| October 9 2011 10:13 EDT
ForexTV.com (New York) by Timothy Kelly[OPINION] - Updates
It's getting “curiouser and curiouser”, Lewis Carroll could not have dreamed, or written a more bizarre fantasy than the one being propagated by the “grass-roots” or what I have referred to as the "Romper Room Revolution" and the labor unions. In my earlier pieces on this subject I had raised the specter of the Occupy Wall Street show being a Democratic Party machination. The Occupy Wall Street blog has repeatedly stated that the movement is not a political group. However, the site clearly has overt political motivation, and banners carried by its members have very clear political messages. It is undeniable that this movement has accelerated, and now has a political force of its own...the question becomes, Is it an extension of the Democratic Party, or a secular movement?
Immediately, I was lambasted by a virtual social media Gestapo. Mostly, I was accused of “not getting it.” However, what I suggested on October 1, has manifested in a very peculiar way indeed as (on-queue), and in such a manner of coincidence, the movement comes at a time when President Obama’s efforts have failed so poorly to lift the jobs picture. Mr. Obama is not completely to blame for the current environment, but of all the politicians in this country, he is the one most responsible for making it better…and that simply has not happened.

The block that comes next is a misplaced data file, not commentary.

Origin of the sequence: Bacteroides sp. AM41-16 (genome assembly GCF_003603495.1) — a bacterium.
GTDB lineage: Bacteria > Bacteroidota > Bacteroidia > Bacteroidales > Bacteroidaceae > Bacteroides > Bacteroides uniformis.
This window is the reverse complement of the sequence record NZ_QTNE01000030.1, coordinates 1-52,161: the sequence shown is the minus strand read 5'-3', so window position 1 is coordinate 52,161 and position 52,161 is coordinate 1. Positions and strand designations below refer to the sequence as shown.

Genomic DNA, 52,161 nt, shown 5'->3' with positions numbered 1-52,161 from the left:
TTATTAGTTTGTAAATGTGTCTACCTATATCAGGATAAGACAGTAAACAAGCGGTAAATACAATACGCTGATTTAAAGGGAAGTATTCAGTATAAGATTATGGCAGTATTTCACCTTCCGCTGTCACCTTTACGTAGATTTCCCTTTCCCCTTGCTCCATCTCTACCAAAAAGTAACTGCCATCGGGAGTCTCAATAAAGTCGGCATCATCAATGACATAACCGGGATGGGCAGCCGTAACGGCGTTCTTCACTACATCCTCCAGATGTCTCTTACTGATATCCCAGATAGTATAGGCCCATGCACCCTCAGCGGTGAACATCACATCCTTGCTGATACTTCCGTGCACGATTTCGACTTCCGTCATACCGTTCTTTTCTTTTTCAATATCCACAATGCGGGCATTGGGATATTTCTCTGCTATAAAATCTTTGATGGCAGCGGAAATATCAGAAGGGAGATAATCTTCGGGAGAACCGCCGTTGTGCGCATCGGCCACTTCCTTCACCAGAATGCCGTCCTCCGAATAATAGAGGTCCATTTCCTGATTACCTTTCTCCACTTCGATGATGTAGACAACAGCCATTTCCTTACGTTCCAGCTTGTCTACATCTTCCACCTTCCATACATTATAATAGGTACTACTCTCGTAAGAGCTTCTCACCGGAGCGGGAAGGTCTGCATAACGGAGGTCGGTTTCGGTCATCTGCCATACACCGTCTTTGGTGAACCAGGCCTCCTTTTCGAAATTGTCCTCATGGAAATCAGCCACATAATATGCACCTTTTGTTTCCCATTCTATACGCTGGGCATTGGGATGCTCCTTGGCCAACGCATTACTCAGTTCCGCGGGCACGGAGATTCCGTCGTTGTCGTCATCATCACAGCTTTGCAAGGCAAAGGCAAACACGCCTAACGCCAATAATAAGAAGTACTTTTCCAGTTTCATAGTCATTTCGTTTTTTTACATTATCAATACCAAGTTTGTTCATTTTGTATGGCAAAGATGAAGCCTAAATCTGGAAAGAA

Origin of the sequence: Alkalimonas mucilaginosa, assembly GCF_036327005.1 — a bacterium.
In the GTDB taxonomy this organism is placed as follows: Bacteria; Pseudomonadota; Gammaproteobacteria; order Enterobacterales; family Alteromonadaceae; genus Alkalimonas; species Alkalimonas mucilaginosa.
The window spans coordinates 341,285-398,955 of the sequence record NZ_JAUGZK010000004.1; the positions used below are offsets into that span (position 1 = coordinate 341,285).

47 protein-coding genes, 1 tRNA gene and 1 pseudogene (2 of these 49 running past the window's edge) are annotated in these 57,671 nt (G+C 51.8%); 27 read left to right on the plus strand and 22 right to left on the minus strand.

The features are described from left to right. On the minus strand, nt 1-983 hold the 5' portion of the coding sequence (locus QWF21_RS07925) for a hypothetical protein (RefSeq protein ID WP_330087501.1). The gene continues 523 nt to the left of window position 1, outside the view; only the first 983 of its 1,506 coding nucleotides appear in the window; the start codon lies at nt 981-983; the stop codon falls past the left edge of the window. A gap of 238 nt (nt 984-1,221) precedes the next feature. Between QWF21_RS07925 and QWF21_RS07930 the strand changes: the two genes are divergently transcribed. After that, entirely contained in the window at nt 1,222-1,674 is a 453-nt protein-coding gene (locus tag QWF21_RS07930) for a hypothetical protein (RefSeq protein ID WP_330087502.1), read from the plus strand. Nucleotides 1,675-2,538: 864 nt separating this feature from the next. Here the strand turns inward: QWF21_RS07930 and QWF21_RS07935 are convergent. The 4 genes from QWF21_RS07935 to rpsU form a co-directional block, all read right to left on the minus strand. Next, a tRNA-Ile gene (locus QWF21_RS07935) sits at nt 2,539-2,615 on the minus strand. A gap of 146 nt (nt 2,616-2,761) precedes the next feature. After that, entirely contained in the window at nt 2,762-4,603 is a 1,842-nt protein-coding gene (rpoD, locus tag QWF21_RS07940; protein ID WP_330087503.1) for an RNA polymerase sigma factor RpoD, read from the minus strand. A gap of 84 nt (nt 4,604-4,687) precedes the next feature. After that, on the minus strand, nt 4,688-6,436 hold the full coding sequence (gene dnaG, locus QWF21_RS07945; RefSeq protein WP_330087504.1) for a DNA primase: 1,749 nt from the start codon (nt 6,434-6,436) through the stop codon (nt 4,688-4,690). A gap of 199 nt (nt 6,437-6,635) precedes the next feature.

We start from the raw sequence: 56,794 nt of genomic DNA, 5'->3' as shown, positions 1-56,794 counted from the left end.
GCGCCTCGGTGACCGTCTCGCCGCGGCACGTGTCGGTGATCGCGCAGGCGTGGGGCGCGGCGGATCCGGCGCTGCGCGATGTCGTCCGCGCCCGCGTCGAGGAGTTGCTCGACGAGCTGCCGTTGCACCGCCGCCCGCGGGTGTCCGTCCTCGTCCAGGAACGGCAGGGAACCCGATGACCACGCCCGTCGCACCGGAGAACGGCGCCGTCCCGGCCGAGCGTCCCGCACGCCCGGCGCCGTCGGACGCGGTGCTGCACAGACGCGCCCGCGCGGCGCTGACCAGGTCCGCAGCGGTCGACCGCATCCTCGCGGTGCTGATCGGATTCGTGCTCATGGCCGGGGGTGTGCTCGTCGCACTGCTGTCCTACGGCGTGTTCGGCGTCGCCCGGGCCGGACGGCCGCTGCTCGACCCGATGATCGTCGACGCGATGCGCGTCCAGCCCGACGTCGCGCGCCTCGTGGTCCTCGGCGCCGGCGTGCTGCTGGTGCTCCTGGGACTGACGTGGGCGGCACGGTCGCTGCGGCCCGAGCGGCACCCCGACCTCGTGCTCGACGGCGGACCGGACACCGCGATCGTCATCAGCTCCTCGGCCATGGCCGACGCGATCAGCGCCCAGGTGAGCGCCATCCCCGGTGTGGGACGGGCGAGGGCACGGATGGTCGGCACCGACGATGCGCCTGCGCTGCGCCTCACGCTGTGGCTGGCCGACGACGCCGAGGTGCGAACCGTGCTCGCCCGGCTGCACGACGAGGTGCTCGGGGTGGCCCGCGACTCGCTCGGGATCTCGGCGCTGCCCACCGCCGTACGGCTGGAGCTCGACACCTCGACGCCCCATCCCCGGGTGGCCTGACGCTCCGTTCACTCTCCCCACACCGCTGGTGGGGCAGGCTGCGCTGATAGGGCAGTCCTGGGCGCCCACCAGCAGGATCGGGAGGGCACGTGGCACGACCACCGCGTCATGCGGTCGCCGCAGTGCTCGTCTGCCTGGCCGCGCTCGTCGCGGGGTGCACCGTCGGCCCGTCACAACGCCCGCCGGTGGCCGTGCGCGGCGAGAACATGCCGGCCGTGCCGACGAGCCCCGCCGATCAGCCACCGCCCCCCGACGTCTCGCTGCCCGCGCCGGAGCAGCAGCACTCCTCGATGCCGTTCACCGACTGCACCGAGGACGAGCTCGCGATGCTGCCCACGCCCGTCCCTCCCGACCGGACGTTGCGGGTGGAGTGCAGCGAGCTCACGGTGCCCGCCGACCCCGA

It is somewhat ironic when you consider then House Speaker Nancy Pelosi’s statements on the Tea Party:
“This [tea party] initiative is funded by the high end — we call it astroturf, it’s not really a grassroots movement. It’s astroturf by some of the wealthiest people in America to keep the focus on tax cuts for the rich instead of for the great middle class.”
Just weeks later she changed her tune somewhat saying, ”"We share some of the views of the Tea Partiers in terms of the role of special interest in Washington, DC - it just has to stop…”